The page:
It's not that I can't handle stock characters, but I'm just not sure that I like the way the author writes his characters. For instance, he seems to be aware of the fact that YA as a genre is in dire need of more women and minorities, and I really want to give him credit for trying to fix that. There seem to be as many named female characters here as there are male ones -- a major feat in YA novels -- and there's also an autistic character and a minority character from Honduras. On the other hand, I'm not sure that "realistically depicting prejudice" in a novel should translate to throwing around racist and ablist slurs every few pages, and I'm additionally fairly certain that a good depiction of minorities doesn't start-and-stop at making the autistic character a glorified MacGuffin and the Honduras character someone who can fix and do just about everything, but always does so at the protagonist's beck-and-call.

The female characters suffer this problem as well: despite having incredibly useful powers like genius intelligence, anti-gravity powers, and super-speed, they never really grow beyond support roles in the text. Which is odd, because you'd think that a Genius would be better used for strategy than being a nanny, and you'd think a Speedster that runs faster than the human eye can track would be able to shiv a few key characters. And some kind of award needs to go to Diana, for being the worst-written female character I've read this year: an intelligent young woman who knows full well that the villain is going to humiliate, hurt, abuse, and kill her, but sticks with him over the good guys not because she loves him, but because "The bad girl ends up with the bad boy." No, really, that's her reason. It's like an author's note in-text got incorporated into the dialogue by accident.

Then there's the ending. I realize going in that this is a series and that means cliff-hangers, but this book is a particularly egregious example. The bad guys roll up into town with a literal army, try to murder a preschool full of infants and toddlers, get fought to a position of weakness by the good guys, and then are allowed to limp off into the sunset because it's apparently the right thing to do. The villains are in perfect position to relaunch a counter-strike the next day if they so choose, and in the meantime none of the main questions surrounding the plot and its mysteries are answered or resolved in any meaningful way. Really, ninety percent of the novel could have been spent with everyone sitting on their hands for all the impact it has on the ending, and that's not fair to a reader, in my opinion. I expect something more climactic at the end than just Status Quo Resumes, Please Buy More Books.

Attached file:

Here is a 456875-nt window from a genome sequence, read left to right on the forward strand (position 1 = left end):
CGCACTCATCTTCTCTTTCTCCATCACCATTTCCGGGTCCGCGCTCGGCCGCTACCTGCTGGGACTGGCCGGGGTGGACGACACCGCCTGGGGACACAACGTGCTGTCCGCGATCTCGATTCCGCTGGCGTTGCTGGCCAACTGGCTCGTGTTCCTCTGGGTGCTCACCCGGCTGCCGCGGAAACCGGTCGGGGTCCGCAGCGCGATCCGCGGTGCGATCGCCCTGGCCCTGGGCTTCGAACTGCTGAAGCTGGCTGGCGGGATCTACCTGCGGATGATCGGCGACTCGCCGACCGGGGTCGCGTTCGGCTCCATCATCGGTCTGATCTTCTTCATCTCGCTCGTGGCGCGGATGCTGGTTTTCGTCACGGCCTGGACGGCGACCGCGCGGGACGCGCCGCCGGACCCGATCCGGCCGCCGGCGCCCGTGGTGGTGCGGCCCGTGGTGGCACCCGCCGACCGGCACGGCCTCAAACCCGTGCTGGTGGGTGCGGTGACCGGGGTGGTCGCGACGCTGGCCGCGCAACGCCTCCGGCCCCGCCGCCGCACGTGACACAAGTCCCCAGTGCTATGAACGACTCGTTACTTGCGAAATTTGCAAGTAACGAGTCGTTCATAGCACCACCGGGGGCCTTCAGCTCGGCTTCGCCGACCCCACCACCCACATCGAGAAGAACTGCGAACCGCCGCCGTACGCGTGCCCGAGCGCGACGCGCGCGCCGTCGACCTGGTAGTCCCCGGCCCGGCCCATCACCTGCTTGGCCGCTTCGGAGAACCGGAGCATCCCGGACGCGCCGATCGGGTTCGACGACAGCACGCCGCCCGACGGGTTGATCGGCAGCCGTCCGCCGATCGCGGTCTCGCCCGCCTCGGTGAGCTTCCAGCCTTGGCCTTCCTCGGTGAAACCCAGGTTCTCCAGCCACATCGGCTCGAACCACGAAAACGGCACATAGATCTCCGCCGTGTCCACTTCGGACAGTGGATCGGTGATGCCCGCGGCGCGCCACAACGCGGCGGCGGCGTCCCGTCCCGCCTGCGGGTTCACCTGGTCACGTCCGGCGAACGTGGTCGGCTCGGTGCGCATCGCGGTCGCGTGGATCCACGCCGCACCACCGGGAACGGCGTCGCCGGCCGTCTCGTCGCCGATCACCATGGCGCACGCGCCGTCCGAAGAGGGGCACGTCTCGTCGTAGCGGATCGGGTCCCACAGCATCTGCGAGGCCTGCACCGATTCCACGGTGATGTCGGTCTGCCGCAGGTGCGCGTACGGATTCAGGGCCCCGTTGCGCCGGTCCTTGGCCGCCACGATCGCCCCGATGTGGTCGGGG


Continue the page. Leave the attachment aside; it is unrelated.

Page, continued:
And, you know, I liked the plot so much that I might be tempted to buy the next book, but considering the complete dodge on this ending (and considering I've been here before with "The Maze Runner"), I rather cynically believe Book 2 will do nothing more than maintain a holding pattern. There's got to be a better way to do a series than to just have the first twenty pages in Book 1 count and everything between page 21 and the final book is just killing time.

To attempt to sum up: I liked the plot idea, but hated that nothing ever seemed to be done with it. New supernatural elements were piled on every ten pages or so (mutating animals! x-men superpowers! multi-universe soap bubbles!) but none of them were resolved, explained, or brought to completion. I wanted to like the minority characters, but I disliked the fact that they all seemed flat, stale, and underutilized in favor of Protagonist McEveryman and Whiny Sulksman. I was looking forward to the ending, but was thoroughly annoyed to find no resolution whatsoever and a blatant attempt to restore status quo despite all the protagonists knowing full well that isn't going to work out. I'm very disappointed in this novel.

~ Ana Mardoll
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VINE VOICEon June 27, 2008
Welcome to the FAYZ, short for Fallout Alley Youth Zone. There's no one who's over the age of fourteen; they've all "poofed," they're just gone. But the strangeness only starts there. There's a circular wall, or maybe dome, surrounding the land within a ten-mile radius from the nuclear plant. The wall is impenetrable and burns you if you touch it. There are strange mutations in the animals, such as seagulls with talons, winged snakes, and talking coyotes. Some kids have also developed strange powers. The rules of the world are changing, and Sam is running out of time before he turns fourteen and is bound to poof.

The kids from Coates Academy come down to the town of Perdido Beach, and one of them, named Caine, basically takes over. He acts as if he's benevolent, but people are dying, and it's because his sheriff and Captain Orc's little gang of bullies keep beating people up who break the rules imposed on them by Caine. And while some of these rules are actually valid, others prevent people from gaining any power to oppose Caine.